Secrets has had some recent discussions in the Forum
about the weight of some of the new power amplifiers, and how many of them
are really monsters that are hard to move around.
Several years ago, I obtained a McIntosh MC-602, which
weighs 155 pounds. In moving it around the floor, I tore some
cartilage in my shoulder that resulted in two years of recovery.
At that point, I still had to move the MC-602 around
the lab because we are constantly testing new equipment. It is just part of
the deal in reviewing products.
Obviously, I was very afraid of tearing the shoulder
I looked around at various amplifier stands, and
most of them stated a maximum weight capability of 85 pounds or so.
Then I chanced on a website for Tyler Acoustics,
which has a line of speakers, but they also custom build amplifier stands.
The MC-602 is not only heavy, but big. However,
Tyler simply builds the stands for each individual amplifier, using the spec
sheet from the amplifier manufacturer. So, I ordered one for the MC-602
which is about 19" x 20". The amplifier feet are an inch or so in from the
edge, so I could have ordered the stand to be just outside the feet, meaning
the stand would be recessed in from the edge of the amplifier. But, I
decided that I wanted to have the stand exactly the same size as the width
and depth of the MC-602, so I ordered it that way. After all, this is what
custom design is for.
The stand arrived, and I could still smell the
six coats of black satin lacquer, so I let it sit on the floor for a week to make sure the finish was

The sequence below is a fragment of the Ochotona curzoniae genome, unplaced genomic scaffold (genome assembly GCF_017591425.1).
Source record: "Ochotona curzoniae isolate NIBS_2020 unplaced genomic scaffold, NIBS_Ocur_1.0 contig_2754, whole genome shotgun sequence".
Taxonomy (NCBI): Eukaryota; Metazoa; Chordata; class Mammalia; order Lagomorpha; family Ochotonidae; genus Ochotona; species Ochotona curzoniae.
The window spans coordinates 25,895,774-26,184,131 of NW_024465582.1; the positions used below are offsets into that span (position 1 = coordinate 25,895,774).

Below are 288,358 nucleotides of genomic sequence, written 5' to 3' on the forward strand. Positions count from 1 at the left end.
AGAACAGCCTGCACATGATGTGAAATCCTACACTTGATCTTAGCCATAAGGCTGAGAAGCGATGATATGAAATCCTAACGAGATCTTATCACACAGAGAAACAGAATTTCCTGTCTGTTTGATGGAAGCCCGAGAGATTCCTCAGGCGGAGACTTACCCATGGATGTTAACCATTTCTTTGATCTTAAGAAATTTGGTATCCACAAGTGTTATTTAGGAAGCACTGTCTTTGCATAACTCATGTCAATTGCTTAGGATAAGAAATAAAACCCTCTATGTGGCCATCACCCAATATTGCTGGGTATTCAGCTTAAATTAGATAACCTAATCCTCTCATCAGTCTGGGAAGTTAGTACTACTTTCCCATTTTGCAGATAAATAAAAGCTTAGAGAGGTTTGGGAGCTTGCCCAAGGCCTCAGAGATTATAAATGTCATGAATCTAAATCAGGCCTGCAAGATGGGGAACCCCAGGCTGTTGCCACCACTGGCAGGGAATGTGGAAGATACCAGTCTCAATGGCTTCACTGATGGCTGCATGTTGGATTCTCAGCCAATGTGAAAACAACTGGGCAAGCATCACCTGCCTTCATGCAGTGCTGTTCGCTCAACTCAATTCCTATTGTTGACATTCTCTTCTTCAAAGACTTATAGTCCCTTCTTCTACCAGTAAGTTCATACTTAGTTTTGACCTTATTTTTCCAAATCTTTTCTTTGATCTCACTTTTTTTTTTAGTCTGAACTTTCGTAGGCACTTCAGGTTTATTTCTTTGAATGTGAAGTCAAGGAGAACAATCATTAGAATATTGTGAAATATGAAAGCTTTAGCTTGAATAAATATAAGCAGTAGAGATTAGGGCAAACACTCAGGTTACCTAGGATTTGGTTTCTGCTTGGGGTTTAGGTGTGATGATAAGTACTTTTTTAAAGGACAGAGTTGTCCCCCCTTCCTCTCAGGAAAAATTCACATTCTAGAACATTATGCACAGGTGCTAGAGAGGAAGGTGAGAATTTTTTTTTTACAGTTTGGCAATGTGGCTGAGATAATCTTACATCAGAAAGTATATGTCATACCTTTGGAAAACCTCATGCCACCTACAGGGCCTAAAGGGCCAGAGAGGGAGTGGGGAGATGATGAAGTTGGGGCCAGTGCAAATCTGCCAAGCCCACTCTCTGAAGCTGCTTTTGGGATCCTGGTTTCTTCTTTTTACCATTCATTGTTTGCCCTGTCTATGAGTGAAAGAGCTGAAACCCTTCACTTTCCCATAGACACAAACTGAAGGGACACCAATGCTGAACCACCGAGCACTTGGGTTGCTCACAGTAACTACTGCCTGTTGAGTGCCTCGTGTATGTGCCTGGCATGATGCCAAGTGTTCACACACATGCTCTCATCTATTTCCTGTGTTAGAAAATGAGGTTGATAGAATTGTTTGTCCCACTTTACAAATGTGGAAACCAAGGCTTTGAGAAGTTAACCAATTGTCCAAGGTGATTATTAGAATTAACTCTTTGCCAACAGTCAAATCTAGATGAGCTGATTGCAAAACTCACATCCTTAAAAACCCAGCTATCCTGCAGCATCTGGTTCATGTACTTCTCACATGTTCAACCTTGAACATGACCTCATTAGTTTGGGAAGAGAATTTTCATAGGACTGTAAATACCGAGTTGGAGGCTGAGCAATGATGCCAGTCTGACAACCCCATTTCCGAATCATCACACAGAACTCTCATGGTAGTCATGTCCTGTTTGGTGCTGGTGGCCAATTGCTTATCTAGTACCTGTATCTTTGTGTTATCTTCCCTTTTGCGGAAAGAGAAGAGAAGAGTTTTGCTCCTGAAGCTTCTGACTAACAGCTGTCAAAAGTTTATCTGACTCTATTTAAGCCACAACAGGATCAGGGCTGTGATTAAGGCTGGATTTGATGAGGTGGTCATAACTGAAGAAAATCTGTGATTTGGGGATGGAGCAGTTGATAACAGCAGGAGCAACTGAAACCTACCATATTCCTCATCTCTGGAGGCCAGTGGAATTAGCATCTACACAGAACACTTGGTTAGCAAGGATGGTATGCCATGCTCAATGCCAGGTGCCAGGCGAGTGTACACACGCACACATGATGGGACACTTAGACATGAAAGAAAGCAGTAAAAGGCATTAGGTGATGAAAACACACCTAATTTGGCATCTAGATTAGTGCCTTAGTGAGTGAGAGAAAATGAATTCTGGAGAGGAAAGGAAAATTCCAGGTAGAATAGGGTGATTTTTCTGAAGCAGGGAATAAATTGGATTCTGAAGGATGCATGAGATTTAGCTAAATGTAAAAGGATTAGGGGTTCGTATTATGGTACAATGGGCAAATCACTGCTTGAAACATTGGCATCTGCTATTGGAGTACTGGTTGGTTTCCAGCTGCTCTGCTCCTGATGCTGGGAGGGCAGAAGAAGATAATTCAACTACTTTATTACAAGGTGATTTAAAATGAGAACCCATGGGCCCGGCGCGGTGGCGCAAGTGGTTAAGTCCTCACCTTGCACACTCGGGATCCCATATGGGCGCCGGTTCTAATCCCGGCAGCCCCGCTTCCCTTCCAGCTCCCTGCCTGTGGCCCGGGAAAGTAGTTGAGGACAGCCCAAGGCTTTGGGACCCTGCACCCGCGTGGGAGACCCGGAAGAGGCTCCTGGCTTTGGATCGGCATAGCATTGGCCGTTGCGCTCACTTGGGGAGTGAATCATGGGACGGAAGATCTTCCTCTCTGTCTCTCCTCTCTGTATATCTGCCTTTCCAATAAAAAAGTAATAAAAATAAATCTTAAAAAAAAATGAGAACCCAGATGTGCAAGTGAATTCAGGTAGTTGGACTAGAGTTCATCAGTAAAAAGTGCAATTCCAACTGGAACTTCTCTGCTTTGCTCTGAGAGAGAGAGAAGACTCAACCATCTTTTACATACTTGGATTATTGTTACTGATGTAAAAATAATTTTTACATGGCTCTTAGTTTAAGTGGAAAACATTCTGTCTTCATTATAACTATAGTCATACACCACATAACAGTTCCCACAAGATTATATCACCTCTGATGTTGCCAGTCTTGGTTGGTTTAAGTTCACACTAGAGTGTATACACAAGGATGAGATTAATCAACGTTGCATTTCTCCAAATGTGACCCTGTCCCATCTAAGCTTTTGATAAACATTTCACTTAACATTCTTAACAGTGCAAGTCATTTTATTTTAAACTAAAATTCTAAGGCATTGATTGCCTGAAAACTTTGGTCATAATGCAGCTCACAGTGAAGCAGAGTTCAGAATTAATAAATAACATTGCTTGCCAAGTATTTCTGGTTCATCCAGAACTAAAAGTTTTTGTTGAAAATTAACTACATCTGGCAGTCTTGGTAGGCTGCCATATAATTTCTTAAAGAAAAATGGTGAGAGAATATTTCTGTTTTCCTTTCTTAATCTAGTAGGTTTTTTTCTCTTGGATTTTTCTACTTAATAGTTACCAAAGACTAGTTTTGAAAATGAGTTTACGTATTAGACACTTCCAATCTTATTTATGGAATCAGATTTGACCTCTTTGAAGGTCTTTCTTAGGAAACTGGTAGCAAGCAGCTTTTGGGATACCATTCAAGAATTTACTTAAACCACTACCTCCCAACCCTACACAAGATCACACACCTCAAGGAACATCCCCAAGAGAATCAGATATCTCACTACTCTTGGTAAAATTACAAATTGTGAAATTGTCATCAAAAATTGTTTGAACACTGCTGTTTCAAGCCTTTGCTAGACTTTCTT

completely dry and hard.
I had someone help me put the MC-602 on the stand, and from that first
moment of using the brass handle on the front of the stand (I ordered it
that way, as it does not ordinarily come with a handle), I was delighted at
how much easier it was to move the amplifier across the lab's carpeted
floor. It still takes some effort, but no torn shoulder cartilage. The stand
can come with feet, but I ordered mine with brass-colored castors (photo at right),
which are heavy duty, and the entire structure is
massive enough to hold any amplifier out there.
The stand is made of three sheets of 1" MDF that are
glued together and routed along the edges for a nice appearance. The Tyler
Acoustics logo sits unobtrusively just above the handle, and does not show
up in the photos.
Here is a photo of the MC-602 on the stand in our
To me, this amplifier stand is nice enough to be in
any living room, as it matches the amplifier in size and color (they will
custom paint it another color if you like). You can have them put the handle
on the rear if you don't want it to be seen, but in our lab, I am only
concerned about function, and I don't want to have to go around back and
move the amplifier from the rear. Of course, you don't have to put a handle
on there at all, but I do suggest you have one. It will make things much
easier for moving it out of the way to dust the floor underneath.
I like it so much, I bought another one for our new
McIntosh MC-1201 Monoblock Power Amplifier (1200 watts RMS into 2, 4, or 8
Ohms, 147 pounds).
For $199 plus shipping (about $30 from the East
Coast to the West Coast), the Tyler Acoustics Amplifier Stand is a
tremendous bargain. It is superbly built, will hold any of those heavy power
amplifiers, and will make your home theater life much easier, not to mention
save your aging body from self destruction.
- John E. Johnson, Jr. -